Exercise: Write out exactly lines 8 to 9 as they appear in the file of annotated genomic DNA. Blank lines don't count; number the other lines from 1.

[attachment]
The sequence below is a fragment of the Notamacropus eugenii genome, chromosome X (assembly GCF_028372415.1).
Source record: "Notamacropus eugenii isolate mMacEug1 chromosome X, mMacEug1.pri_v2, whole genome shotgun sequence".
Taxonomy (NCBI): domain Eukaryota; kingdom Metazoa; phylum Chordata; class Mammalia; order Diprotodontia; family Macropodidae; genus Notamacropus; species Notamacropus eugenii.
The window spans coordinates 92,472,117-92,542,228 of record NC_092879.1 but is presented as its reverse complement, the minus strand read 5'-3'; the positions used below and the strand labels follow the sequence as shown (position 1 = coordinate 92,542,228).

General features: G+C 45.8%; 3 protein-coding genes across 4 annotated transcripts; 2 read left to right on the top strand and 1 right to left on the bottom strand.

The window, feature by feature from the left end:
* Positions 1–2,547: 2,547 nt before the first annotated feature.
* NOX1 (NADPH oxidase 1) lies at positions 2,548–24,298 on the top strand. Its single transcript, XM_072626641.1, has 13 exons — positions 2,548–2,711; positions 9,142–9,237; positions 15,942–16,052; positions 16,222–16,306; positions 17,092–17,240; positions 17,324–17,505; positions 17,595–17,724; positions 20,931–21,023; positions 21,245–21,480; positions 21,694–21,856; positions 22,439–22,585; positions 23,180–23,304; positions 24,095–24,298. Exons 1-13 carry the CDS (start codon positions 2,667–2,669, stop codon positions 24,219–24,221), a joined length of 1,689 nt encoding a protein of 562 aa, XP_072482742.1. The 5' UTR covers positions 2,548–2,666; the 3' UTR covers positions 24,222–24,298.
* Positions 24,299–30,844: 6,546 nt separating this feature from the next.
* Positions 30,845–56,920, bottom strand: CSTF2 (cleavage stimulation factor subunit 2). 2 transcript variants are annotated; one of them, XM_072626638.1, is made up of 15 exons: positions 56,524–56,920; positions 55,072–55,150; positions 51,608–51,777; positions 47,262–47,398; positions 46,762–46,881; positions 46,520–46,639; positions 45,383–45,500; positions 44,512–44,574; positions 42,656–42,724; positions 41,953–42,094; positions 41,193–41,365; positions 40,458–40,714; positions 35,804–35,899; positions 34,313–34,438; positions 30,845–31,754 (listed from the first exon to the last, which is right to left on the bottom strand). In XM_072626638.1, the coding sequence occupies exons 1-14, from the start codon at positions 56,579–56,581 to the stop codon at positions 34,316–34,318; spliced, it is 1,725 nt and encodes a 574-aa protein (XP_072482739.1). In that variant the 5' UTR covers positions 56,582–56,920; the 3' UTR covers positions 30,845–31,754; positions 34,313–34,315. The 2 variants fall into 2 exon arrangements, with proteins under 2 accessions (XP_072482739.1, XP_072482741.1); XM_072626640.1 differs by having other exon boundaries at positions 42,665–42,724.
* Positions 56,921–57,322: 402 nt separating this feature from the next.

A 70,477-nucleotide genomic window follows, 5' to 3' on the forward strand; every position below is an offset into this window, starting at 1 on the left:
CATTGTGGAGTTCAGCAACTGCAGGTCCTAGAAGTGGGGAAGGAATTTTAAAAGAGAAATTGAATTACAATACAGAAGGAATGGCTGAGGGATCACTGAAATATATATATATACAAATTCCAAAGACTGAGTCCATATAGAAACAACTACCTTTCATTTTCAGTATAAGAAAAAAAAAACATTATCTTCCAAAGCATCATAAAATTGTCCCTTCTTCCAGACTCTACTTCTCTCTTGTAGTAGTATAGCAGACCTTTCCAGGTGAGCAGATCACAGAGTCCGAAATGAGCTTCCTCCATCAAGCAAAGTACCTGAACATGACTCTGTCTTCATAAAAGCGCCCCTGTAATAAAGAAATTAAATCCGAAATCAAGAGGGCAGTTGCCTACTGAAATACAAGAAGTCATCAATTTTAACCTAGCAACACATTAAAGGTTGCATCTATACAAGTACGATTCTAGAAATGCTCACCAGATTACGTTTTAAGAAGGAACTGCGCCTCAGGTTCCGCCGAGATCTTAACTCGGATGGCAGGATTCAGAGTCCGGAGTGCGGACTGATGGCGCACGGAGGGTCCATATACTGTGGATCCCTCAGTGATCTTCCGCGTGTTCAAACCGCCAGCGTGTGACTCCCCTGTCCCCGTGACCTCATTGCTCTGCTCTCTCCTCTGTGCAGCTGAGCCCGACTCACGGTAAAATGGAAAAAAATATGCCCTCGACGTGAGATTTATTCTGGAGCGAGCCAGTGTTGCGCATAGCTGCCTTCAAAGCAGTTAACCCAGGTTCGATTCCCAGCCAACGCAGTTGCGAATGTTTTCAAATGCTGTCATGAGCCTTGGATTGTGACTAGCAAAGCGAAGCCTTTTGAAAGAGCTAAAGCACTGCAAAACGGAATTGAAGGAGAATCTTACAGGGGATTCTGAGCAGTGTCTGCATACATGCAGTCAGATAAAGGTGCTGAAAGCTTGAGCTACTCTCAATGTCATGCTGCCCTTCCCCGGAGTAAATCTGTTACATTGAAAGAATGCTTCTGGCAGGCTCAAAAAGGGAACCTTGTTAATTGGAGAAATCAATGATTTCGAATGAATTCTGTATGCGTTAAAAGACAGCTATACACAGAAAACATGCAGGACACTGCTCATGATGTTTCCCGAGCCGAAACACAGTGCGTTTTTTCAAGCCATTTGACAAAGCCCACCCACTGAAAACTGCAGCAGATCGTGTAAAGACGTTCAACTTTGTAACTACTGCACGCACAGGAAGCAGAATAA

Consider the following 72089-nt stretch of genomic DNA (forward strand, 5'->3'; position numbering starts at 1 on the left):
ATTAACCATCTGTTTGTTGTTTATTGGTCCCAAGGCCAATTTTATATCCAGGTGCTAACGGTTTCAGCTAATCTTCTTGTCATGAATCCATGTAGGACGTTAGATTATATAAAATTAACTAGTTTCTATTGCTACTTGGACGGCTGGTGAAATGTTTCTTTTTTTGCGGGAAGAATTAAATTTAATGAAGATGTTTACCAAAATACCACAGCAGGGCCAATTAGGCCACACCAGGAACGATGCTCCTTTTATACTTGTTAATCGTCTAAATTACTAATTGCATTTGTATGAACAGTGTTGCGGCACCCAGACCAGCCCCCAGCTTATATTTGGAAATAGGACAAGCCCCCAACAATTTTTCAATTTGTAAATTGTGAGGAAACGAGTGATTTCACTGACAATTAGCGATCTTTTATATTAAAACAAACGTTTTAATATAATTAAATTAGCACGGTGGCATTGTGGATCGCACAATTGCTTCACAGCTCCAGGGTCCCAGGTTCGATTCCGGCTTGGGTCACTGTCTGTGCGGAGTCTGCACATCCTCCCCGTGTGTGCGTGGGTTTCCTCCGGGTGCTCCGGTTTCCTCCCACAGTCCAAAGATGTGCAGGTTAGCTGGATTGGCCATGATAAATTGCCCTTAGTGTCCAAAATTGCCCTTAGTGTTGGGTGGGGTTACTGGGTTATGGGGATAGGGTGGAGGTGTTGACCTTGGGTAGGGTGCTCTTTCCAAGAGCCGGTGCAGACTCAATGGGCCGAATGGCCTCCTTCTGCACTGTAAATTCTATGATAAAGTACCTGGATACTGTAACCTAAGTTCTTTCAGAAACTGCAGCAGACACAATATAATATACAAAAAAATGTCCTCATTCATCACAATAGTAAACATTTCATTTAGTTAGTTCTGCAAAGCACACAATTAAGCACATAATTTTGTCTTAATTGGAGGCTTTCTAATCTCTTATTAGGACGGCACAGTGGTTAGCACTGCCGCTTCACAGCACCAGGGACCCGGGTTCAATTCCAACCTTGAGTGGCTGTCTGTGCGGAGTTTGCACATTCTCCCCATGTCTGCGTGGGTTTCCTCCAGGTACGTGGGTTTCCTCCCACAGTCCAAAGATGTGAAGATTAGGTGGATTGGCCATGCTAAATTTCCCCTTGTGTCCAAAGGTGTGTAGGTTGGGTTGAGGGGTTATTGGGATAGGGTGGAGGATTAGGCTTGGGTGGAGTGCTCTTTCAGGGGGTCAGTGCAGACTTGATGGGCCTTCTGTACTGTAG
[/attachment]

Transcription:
* NOX1 (NADPH oxidase 1) lies at positions 2,548–24,298 on the top strand. Its single transcript, XM_072626641.1, has 13 exons — positions 2,548–2,711; positions 9,142–9,237; positions 15,942–16,052; positions 16,222–16,306; positions 17,092–17,240; positions 17,324–17,505; positions 17,595–17,724; positions 20,931–21,023; positions 21,245–21,480; positions 21,694–21,856; positions 22,439–22,585; positions 23,180–23,304; positions 24,095–24,298. Exons 1-13 carry the CDS (start codon positions 2,667–2,669, stop codon positions 24,219–24,221), a joined length of 1,689 nt encoding a protein of 562 aa, XP_072482742.1. The 5' UTR covers positions 2,548–2,666; the 3' UTR covers positions 24,222–24,298.
* Positions 24,299–30,844: 6,546 nt separating this feature from the next.